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Scientists are working to explain the presence of a mysterious large object floating outside the solar system that may be a rogue planet. The "rogue", as it's referred to by researchers, is producing an unexplained glowing aurora and travels through space alone, without a parent star.

The massive planet is 20 light years away from Earth. Although they're not planets, brown dwarfs are not massive enough to sustain nuclear fusion of ordinary hydrogen to helium - and therefore, are not technically stars either. It is 12 times bigger than Jupiter and has a very odd feature: it does not orbit any star.

"This particular object is exciting because studying its magnetic dynamo mechanisms can give us new insights on how the same type of mechanisms can operate in extrasolar planets", said [Arizona State University's Melodie] Kao. It also has a surface temperature of 1,500 degrees Fahrenheit, compared to minus 234 degrees Fahrenheit for Jupiter and 10,000 degrees Fahrenheit for the Sun. According to the astrophysicists, it would be a free object of planetary mass, an object possessing the mass of a planet but which is not gravitationally attached to any star or brown dwarf.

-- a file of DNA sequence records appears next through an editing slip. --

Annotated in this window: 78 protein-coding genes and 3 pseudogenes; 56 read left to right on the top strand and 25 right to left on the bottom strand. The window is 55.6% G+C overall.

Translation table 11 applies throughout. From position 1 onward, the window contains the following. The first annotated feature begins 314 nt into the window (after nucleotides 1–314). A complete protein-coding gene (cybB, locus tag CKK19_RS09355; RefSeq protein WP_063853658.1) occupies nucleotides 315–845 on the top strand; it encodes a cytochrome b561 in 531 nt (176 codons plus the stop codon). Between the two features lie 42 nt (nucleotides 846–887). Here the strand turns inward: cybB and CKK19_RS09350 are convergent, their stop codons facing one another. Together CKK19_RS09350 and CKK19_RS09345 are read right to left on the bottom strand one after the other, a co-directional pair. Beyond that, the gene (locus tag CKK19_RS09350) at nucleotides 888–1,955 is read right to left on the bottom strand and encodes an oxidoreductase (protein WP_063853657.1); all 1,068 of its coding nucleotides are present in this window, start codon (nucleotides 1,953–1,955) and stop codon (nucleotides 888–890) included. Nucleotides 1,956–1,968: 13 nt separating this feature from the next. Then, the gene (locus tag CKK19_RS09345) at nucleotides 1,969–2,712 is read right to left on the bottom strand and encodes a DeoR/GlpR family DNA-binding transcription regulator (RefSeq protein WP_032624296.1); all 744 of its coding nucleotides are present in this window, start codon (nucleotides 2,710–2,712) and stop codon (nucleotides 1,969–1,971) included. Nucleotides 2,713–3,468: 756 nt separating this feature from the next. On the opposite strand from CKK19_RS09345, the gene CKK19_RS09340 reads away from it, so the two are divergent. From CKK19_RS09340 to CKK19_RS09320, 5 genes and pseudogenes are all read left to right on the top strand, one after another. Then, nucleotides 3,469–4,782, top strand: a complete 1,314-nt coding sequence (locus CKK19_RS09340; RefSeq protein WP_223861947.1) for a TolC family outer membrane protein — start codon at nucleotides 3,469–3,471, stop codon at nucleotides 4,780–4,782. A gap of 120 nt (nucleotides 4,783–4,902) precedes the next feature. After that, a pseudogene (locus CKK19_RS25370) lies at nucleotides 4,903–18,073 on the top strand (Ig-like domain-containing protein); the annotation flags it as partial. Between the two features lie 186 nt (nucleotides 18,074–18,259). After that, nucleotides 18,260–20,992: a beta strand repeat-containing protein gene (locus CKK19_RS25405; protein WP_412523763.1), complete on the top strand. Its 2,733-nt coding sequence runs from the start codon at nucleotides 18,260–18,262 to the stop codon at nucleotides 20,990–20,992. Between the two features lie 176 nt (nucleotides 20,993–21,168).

Artist's conception of SIMP J01365663 0933473, an object with 12.7 times the mass of Jupiter, but a magnetic field 200 times more powerful than Jupiter's. Astronomers found it using the National Science Foundation's Karl G. Jansky Very Large Array radio astronomy observatory in New Mexico.

In addition to providing the first radio detection of the object's magnetic field, VLA also provided the field's first measurement.

Researchers believe the rogue planet is quite young, estimating its age at around 200 million years. In 2001, VLA uncovered the first signs of radio flaring in a brown dwarf leading to further observations that confirmed that some of these bodies did indeed have strong auroras. The auroras on Earth are caused by our planet's magnetic field interacting with the solar wind.

The initial contact happened in 2016, when astronomers believed that the planetary mass they recently discovered was a brown dwarf star.

This rogue planet, and some brown dwarves are known to have auroras of their own despite lacking solar winds. Once more data was obtained, the idea that SIMP J01365663+0933473 was a brown dwarf was scrapped.